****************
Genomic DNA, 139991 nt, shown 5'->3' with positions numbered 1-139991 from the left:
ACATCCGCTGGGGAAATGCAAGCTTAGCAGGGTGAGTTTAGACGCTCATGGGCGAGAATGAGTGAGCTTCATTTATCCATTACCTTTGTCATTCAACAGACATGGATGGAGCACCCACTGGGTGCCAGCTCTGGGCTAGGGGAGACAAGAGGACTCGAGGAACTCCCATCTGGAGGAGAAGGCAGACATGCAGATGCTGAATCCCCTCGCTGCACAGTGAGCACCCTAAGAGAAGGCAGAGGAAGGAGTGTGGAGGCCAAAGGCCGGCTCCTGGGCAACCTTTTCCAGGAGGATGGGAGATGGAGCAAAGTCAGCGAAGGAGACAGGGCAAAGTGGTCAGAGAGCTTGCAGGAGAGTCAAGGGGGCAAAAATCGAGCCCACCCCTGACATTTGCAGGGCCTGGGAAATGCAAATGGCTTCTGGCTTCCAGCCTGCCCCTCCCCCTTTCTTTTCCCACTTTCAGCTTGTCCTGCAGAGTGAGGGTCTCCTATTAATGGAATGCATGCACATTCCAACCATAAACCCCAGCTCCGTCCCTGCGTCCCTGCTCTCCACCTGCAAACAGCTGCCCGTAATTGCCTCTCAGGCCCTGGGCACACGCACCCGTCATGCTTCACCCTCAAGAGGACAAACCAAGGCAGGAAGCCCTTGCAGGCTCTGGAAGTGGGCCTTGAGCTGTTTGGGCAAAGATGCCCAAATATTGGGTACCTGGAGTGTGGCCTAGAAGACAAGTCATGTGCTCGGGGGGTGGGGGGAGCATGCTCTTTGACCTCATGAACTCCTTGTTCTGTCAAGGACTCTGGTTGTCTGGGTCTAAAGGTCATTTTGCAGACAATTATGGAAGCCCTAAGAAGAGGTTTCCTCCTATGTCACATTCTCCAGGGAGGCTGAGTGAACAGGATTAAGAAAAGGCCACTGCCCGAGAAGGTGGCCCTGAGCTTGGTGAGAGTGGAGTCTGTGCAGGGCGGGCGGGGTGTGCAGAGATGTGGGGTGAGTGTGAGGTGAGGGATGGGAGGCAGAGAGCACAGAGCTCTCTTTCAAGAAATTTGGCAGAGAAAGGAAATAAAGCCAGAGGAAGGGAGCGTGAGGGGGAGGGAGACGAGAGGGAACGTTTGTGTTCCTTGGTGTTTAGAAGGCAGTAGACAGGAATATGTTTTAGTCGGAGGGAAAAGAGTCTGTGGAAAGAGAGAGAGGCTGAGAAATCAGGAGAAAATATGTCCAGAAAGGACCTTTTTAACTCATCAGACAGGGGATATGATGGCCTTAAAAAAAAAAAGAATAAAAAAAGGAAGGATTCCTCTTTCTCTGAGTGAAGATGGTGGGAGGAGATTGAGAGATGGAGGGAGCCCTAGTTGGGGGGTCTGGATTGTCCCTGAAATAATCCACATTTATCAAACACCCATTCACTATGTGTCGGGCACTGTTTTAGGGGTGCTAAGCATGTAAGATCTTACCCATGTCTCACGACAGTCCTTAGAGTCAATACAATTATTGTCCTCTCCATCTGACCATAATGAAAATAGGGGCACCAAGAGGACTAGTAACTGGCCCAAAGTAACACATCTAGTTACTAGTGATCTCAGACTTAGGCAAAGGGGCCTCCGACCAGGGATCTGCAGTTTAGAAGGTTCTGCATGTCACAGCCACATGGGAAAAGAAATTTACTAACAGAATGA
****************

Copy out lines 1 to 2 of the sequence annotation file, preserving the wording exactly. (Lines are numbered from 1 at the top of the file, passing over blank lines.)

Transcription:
Genomic DNA, 139991 nt, shown 5'->3' with positions numbered 1-139991 from the left:
ACATCCGCTGGGGAAATGCAAGCTTAGCAGGGTGAGTTTAGACGCTCATGGGCGAGAATGAGTGAGCTTCATTTATCCATTACCTTTGTCATTCAACAGACATGGATGGAGCACCCACTGGGTGCCAGCTCTGGGCTAGGGGAGACAAGAGGACTCGAGGAACTCCCATCTGGAGGAGAAGGCAGACATGCAGATGCTGAATCCCCTCGCTGCACAGTGAGCACCCTAAGAGAAGGCAGAGGAAGGAGTGTGGAGGCCAAAGGCCGGCTCCTGGGCAACCTTTTCCAGGAGGATGGGAGATGGAGCAAAGTCAGCGAAGGAGACAGGGCAAAGTGGTCAGAGAGCTTGCAGGAGAGTCAAGGGGGCAAAAATCGAGCCCACCCCTGACATTTGCAGGGCCTGGGAAATGCAAATGGCTTCTGGCTTCCAGCCTGCCCCTCCCCCTTTCTTTTCCCACTTTCAGCTTGTCCTGCAGAGTGAGGGTCTCCTATTAATGGAATGCATGCACATTCCAACCATAAACCCCAGCTCCGTCCCTGCGTCCCTGCTCTCCACCTGCAAACAGCTGCCCGTAATTGCCTCTCAGGCCCTGGGCACACGCACCCGTCATGCTTCACCCTCAAGAGGACAAACCAAGGCAGGAAGCCCTTGCAGGCTCTGGAAGTGGGCCTTGAGCTGTTTGGGCAAAGATGCCCAAATATTGGGTACCTGGAGTGTGGCCTAGAAGACAAGTCATGTGCTCGGGGGGTGGGGGGAGCATGCTCTTTGACCTCATGAACTCCTTGTTCTGTCAAGGACTCTGGTTGTCTGGGTCTAAAGGTCATTTTGCAGACAATTATGGAAGCCCTAAGAAGAGGTTTCCTCCTATGTCACATTCTCCAGGGAGGCTGAGTGAACAGGATTAAGAAAAGGCCACTGCCCGAGAAGGTGGCCCTGAGCTTGGTGAGAGTGGAGTCTGTGCAGGGCGGGCGGGGTGTGCAGAGATGTGGGGTGAGTGTGAGGTGAGGGATGGGAGGCAGAGAGCACAGAGCTCTCTTTCAAGAAATTTGGCAGAGAAAGGAAATAAAGCCAGAGGAAGGGAGCGTGAGGGGGAGGGAGACGAGAGGGAACGTTTGTGTTCCTTGGTGTTTAGAAGGCAGTAGACAGGAATATGTTTTAGTCGGAGGGAAAAGAGTCTGTGGAAAGAGAGAGAGGCTGAGAAATCAGGAGAAAATATGTCCAGAAAGGACCTTTTTAACTCATCAGACAGGGGATATGATGGCCTTAAAAAAAAAAAGAATAAAAAAAGGAAGGATTCCTCTTTCTCTGAGTGAAGATGGTGGGAGGAGATTGAGAGATGGAGGGAGCCCTAGTTGGGGGGTCTGGATTGTCCCTGAAATAATCCACATTTATCAAACACCCATTCACTATGTGTCGGGCACTGTTTTAGGGGTGCTAAGCATGTAAGATCTTACCCATGTCTCACGACAGTCCTTAGAGTCAATACAATTATTGTCCTCTCCATCTGACCATAATGAAAATAGGGGCACCAAGAGGACTAGTAACTGGCCCAAAGTAACACATCTAGTTACTAGTGATCTCAGACTTAGGCAAAGGGGCCTCCGACCAGGGATCTGCAGTTTAGAAGGTTCTGCATGTCACAGCCACATGGGAAAAGAAATTTACTAACAGAATGA